Ask the Doctor
June 25, 2013

What precautions and investigations should be considered for colon cancer?

Dear Doc,

My brother has been diagnosed with cancer of his colon. He is two years older than I (47). What precautions and investigations should I consider?{{more}}


Dear Andrew,

I am happy to see that you appreciate that there must be some concern about the link between family members and the possibility that lightening can strike twice. Multiple family members can experience the same cancers, due to their equal exposure and indeed by virtue of inheritance.

Colon cancer has a significant family link and therefore it is important that you get reviewed by your doctor with a view to making sure that you don’t have it, and then at intervals, to be sure that the earliest possible sign of it is noticed for earliest possible intervention.

The same way we recommend that men have their prostate, and women their cervix, checked annually, the same way persons with family history of colon cancer are required to have investigations at regular intervals.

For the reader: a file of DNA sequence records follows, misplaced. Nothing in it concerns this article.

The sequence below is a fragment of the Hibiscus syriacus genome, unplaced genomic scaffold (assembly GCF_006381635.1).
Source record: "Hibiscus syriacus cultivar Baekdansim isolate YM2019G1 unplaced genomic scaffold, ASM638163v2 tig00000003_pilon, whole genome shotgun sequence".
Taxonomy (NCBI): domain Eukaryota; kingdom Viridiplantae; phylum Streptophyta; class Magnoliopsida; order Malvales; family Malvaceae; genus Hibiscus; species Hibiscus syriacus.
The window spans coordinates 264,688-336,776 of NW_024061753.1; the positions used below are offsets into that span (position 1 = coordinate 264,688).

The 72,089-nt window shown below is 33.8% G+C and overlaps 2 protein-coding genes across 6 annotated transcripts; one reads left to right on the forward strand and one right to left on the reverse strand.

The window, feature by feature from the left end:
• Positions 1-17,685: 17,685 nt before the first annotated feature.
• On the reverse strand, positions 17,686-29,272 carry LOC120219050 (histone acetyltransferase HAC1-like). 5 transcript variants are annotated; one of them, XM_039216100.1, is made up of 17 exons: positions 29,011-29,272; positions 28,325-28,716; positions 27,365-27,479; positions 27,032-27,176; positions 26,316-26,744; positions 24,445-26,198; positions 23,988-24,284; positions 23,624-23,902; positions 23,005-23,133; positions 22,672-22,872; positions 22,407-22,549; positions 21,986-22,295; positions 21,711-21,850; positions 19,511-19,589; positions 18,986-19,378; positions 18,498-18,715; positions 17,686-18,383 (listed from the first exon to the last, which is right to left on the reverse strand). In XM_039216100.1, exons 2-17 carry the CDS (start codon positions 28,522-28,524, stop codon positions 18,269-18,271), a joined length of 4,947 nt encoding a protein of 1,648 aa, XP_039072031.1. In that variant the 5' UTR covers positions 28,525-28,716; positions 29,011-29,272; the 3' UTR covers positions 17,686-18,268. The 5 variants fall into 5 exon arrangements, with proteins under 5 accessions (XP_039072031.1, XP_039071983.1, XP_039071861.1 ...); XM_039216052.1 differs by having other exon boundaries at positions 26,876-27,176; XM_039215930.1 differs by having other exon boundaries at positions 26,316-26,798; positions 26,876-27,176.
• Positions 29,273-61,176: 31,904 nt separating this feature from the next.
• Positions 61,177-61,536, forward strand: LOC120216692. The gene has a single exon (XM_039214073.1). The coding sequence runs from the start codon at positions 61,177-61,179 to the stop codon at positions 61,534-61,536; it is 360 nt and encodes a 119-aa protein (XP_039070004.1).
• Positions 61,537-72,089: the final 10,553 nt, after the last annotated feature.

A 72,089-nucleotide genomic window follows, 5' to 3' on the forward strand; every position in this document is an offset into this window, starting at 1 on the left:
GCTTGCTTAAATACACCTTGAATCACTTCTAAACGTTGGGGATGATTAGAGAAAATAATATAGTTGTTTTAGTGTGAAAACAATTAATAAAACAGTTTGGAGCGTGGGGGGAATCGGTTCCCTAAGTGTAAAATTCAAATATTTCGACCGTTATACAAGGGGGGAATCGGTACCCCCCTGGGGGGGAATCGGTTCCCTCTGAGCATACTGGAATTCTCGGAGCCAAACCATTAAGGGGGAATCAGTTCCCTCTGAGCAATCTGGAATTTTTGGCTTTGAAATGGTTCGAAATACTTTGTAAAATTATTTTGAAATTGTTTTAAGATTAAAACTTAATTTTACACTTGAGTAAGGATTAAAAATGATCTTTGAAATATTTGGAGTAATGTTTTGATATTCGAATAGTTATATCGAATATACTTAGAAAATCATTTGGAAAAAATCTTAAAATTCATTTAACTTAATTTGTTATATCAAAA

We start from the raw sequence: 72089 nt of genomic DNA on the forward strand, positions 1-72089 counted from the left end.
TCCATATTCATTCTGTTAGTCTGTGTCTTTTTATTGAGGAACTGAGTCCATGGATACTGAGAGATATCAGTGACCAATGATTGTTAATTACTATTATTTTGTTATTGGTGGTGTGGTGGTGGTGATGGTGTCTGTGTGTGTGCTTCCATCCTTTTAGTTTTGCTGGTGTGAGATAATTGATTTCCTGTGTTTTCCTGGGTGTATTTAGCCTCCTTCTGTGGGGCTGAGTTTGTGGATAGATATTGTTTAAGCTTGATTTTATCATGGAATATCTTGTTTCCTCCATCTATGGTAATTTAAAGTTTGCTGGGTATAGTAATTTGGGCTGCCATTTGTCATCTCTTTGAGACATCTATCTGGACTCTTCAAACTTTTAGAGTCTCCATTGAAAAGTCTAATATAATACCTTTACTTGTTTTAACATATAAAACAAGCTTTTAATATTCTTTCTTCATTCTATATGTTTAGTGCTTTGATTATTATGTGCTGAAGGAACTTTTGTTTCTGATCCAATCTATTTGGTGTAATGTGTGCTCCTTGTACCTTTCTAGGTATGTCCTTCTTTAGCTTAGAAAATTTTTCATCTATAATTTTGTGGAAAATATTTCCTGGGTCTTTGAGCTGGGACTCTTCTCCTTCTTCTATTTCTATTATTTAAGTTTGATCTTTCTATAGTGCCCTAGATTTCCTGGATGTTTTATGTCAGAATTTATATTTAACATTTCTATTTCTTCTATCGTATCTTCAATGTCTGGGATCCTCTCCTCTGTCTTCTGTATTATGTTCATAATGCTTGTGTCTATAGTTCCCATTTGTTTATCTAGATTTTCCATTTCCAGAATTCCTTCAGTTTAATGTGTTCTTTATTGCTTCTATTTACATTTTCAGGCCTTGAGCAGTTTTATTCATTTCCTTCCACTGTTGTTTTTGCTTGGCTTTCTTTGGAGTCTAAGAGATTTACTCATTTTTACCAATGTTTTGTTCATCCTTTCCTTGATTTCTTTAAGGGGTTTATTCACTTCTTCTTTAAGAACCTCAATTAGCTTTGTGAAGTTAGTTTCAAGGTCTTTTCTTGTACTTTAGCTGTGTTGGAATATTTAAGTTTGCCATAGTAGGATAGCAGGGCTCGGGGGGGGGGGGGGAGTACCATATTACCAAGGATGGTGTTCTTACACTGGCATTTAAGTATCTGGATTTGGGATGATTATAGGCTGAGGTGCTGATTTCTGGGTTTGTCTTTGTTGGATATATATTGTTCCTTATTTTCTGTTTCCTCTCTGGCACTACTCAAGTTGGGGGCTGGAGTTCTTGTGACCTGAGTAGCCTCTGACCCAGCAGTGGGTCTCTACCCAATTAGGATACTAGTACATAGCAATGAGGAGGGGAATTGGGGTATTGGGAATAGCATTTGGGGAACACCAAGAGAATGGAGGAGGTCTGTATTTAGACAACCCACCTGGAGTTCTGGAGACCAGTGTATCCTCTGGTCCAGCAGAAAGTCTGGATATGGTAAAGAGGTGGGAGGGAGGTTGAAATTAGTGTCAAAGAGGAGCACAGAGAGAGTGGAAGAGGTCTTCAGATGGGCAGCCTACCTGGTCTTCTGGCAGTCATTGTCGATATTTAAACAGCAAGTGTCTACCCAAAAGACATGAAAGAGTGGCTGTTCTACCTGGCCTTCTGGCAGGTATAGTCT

Some of the investigations include as simple a procedure as testing the stool for occult blood (blood in the stool that cannot be seen by the naked eyes). Tumours in the intestine can have bruising very early in their development and thus having any evidence of blood, very early can prompt early action.

More advanced and decisive screening includes a colonoscopy, whereby a camera is inserted into the colon and the image is seen on a monitor. This is a very reliable form of investigation that allows for the images to be recorded and thus can be reviewed by other professionals and used for comparison with other images.

Food high in roughage, fruits, whole wheat flour, bran and typical “hard food”, are highly recommended. Avoiding highly processed foods and preventing constipation must always be maintained throughout life.


SVG Cancer Society,

P.O. Box 709, Kingstown.